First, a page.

Monastery Lake Cyclocrost Racing


click for big

Usually (in my very limited previous 4 race experience) cross racing in NM seems to be wide freeking open, grassy field with limited altitude change. This is kind of sad. I think this is the extreme of the eurocrossification of the US cross scene. I don't mind eurocross, but a bit of a mix is good, no?

Given my nascent cross experience in nonsanctioned races in the early mid/late nineties in public parks and vacant lots in san francisco, I think true american cyclocross is junglecross, festooned with singletrack and natural barriers such as huge freeking redwood logs, the kind you have to throw your bike over and then climb over after. The clever balance in keeping a junglecross course "cross", rather than a mtb race, is making a race filled with silly runs, singletrack and the like still faster on cross tires than big fat knobbies. Not easy, but doable.

What am I getting at here? As a single speed cross racer I favor jungle cross courses, but I like cross in all of its forms. However, constant roadie like cross courses wear me out. Until this week, all 4 of the cross races I have seen in NM have ended in 4+ person sprints. That all changed on sunday.

Instead of some park or middleschool in Albuquerque, I headed down to Santa fe and then up north to east of Pecos to monastery lake. Ummm, beautiful wild wooly northern new mexico mountains. Good location.

Next I see the course. Dirt cobbly road, followed by triple barrier run up, followed by 1/2 mile of road, followed by fast tight single track descent, double track chicane, increasing steepness runup with bariers and log (log!!!), sketchy steep singletrack decent, more chicaney goodness then through the freezing cold almost hub deep feeder stream, then short singletrack section with 10 ft slippy mud strip and finally back to the dirt cobble road. The course climbed steadily from the stream to the first half of the road making the non technical sections a painful cardiovascular exercise. Great stuff.

The only rest in the race were the technical descents. Perfect.

The stream crossing was 100% ridable, but got slighty more slippery and less smooth as the race progressed.

I loved it. Best NM course ever. Other people did not love it. A couple of people spent an ENORMOUS amount of time and energy explaining to the organizers and volunteers how it was a dangerous course and how they WERE not going to race and how it was going to ruin their standings in the race series. Now I can respect that you don;t feel comfy racing so you just don't race. But making a big scene about it is not really that cool. Nor is essentially verbally abusing junior racers who spent alot of time working on the course. If you are going to complain that much, please don't race. Especially on a course that really was pretty mild. Especially while the C's and juniors are racing just fine thank you on the "dangerous" course. There was only one slightly sketchy down hill turn, but nothing that has not been part of a UCI race or even nationals in the last 5 years. Crap. At least one of the primary whiners raced and did quite well, but schadenfreudistically I was glad to hear that muffed the stream crossing on the last lap and lost a vital points winning position. heh. Well in my day we raced cross with actual crosses tied to our backs and we liked it...

Anyhow. I have no idea how I finished, I think I ended up lapped by the first two, among the top B's and toward the end of the A field but not dead last in the A's (like I was apparently last week...). I had a blast and was good and pooped, mudsplattered and lungfilled with dusts.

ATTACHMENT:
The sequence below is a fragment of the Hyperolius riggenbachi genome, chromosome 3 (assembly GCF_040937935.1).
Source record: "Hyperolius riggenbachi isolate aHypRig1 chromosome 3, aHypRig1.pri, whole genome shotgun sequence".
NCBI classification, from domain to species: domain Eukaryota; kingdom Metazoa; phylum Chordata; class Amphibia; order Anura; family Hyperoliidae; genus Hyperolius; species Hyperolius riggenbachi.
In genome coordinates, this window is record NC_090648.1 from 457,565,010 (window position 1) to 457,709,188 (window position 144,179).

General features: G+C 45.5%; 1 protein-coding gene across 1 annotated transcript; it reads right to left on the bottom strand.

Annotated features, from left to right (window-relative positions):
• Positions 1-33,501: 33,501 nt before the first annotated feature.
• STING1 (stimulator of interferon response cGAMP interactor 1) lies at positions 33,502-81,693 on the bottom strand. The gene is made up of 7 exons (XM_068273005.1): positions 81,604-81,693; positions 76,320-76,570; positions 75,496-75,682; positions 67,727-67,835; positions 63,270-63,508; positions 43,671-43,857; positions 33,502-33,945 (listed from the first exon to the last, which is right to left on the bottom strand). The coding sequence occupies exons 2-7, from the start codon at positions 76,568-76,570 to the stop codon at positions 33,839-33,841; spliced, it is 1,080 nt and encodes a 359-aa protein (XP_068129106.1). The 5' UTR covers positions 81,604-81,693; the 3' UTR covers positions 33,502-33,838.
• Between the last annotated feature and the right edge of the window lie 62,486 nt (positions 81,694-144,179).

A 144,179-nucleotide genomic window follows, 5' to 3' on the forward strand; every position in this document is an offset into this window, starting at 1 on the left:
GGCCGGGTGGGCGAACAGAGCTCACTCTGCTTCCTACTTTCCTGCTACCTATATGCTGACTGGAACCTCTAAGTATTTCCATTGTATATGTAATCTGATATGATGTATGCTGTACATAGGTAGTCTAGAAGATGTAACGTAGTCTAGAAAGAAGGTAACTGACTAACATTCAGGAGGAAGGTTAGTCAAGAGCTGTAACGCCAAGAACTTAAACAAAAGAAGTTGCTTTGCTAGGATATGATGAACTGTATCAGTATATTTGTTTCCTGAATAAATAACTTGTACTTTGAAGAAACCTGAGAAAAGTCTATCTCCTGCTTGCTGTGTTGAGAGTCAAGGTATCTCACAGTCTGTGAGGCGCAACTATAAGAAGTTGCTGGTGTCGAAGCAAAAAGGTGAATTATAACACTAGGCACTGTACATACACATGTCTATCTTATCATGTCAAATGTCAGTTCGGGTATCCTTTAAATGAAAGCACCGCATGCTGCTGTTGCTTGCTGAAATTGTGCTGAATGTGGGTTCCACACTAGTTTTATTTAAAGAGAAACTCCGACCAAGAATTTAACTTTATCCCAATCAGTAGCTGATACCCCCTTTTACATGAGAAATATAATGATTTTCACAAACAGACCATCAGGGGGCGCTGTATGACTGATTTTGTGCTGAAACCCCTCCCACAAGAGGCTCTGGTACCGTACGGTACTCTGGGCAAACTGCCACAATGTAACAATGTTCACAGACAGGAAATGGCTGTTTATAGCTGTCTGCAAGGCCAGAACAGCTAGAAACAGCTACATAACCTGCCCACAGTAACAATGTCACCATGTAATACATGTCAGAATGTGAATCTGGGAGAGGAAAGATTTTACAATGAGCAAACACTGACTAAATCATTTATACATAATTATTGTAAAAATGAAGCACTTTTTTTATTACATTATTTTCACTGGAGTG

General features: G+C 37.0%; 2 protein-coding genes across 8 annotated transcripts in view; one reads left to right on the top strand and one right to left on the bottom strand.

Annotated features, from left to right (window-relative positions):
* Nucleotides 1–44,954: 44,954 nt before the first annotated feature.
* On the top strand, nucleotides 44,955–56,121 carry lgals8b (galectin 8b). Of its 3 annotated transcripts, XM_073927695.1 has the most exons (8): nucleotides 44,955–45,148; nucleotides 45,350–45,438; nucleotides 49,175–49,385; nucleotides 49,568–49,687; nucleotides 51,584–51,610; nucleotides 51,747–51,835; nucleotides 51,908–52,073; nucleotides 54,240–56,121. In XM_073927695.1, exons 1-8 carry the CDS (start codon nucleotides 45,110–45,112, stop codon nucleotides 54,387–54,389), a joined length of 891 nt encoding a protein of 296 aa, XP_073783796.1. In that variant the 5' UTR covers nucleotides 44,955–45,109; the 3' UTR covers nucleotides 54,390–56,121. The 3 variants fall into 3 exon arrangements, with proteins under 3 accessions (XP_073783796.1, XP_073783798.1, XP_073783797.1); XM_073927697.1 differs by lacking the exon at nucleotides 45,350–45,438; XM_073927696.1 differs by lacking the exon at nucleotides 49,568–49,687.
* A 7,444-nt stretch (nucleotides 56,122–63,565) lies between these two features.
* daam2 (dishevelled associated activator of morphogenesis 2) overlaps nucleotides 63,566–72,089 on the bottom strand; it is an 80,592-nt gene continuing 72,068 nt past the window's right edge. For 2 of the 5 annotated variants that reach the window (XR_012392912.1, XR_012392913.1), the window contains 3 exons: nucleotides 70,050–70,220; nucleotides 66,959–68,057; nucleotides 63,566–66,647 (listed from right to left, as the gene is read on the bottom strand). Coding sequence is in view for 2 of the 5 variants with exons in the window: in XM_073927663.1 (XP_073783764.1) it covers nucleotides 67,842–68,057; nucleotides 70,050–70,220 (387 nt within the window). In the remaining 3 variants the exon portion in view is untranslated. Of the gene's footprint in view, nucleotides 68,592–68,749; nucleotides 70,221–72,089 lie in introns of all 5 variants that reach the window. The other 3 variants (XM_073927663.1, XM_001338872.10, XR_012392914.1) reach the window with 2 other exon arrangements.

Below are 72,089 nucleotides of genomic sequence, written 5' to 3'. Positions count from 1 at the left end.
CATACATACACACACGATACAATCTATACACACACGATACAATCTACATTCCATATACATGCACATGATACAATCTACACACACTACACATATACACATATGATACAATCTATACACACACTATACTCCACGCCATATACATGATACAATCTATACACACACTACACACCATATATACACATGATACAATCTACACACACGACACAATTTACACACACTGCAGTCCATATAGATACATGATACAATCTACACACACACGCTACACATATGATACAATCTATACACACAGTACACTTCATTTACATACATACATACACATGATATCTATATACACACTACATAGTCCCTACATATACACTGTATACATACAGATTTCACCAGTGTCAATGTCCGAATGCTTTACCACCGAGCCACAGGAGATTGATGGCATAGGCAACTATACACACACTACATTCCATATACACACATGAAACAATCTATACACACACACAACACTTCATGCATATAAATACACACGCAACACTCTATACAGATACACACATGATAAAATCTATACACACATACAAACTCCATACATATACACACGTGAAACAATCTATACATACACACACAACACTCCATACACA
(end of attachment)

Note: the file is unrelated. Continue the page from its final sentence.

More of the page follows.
Huge props to A winner taylor layne who stacked hard in the opening barrier jumble 1/4 mile into the race, passed me 20 minutes later like I was sitting on the trail and then lapped me just before the end on his way to victory. Studly.

click for short movie of the stream crossing (2.1 Mb quicktime)

Getting back to the balance of jungle cross vs. mtb, the course struck it just right. The technical singletrack downhill short and sweet. If you did not have technical skills to hit the downhill fast there were ample opportunities to make it up on power sections. The long road section was much faster on a cross bike, but was really hard as there was a subtly nasty climb on it and a nonsubtle headwind the whole paved way.

I rested on the short downhills, blasted the running sections best I could (which went really well) and went deep into my pain cave on the dirt road and the paved section which actually allowed me to gap alot of the guys around me for a bit. It went well. I am happy.

I may skip next weekends races and then road trip up to boulder for UCI races first weekend in november. As there is no danger that I will win, I will race the B's and watch the fast guys go at it. Go go tiny fast bikers.

Cross cross hup hup hup!!!


wenmei said...

You do realize that you're crazy, don't you? :-)

Unknown said...

Looks like a bee-yoo-tiful course - thanks for the vid!

Bob said...

Man, you an me couldn't agree more on what makes a "real" cross course. Maybe it's that we both singlespeed and open grass courses generally suck on a singlespeed.

The 'cross scene in MN is pretty much the same as what you describe in NM (maybe it's something about the letters M & N?). The clubs have taken the UCI far too seriously in their ridiculous rules for not putting any barriers in a 'cross race. I swear the UCI is simply trying to turn cross into a grass crit.

ok, enough moaning for now...


Anonymous said...

As the promoter to whom a lot of people complained, I am glad some folks liked it. I think it is a sweeet course, but I shouldn't have changed the original creek crossing/runup like I did for the October race. If I am here next year there will be more similar "old fashioned courses"